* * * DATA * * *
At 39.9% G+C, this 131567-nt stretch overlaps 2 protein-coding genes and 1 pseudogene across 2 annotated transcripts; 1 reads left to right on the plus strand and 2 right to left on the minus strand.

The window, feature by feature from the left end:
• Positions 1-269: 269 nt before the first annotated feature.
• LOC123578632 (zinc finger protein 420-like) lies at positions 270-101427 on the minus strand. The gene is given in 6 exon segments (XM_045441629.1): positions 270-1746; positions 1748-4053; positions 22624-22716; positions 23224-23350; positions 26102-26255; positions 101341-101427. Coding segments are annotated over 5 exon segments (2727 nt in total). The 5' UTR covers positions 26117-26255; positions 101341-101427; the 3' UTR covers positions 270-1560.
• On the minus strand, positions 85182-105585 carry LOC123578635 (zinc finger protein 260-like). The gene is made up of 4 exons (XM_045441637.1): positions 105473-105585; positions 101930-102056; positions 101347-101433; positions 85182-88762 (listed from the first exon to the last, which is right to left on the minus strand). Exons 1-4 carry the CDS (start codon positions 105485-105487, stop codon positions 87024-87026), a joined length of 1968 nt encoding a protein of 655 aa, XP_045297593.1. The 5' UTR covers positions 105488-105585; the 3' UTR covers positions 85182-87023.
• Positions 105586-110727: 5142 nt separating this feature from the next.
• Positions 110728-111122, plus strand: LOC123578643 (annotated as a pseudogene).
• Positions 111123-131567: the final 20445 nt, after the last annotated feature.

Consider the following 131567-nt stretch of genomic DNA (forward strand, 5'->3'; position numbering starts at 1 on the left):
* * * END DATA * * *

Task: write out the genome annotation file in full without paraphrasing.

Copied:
At 39.9% G+C, this 131567-nt stretch overlaps 2 protein-coding genes and 1 pseudogene across 2 annotated transcripts; 1 reads left to right on the plus strand and 2 right to left on the minus strand.

The window, feature by feature from the left end:
• Positions 1-269: 269 nt before the first annotated feature.
• LOC123578632 (zinc finger protein 420-like) lies at positions 270-101427 on the minus strand. The gene is given in 6 exon segments (XM_045441629.1): positions 270-1746; positions 1748-4053; positions 22624-22716; positions 23224-23350; positions 26102-26255; positions 101341-101427. Coding segments are annotated over 5 exon segments (2727 nt in total). The 5' UTR covers positions 26117-26255; positions 101341-101427; the 3' UTR covers positions 270-1560.
• On the minus strand, positions 85182-105585 carry LOC123578635 (zinc finger protein 260-like). The gene is made up of 4 exons (XM_045441637.1): positions 105473-105585; positions 101930-102056; positions 101347-101433; positions 85182-88762 (listed from the first exon to the last, which is right to left on the minus strand). Exons 1-4 carry the CDS (start codon positions 105485-105487, stop codon positions 87024-87026), a joined length of 1968 nt encoding a protein of 655 aa, XP_045297593.1. The 5' UTR covers positions 105488-105585; the 3' UTR covers positions 85182-87023.
• Positions 105586-110727: 5142 nt separating this feature from the next.
• Positions 110728-111122, plus strand: LOC123578643 (annotated as a pseudogene).
• Positions 111123-131567: the final 20445 nt, after the last annotated feature.

Consider the following 131567-nt stretch of genomic DNA (forward strand, 5'->3'; position numbering starts at 1 on the left):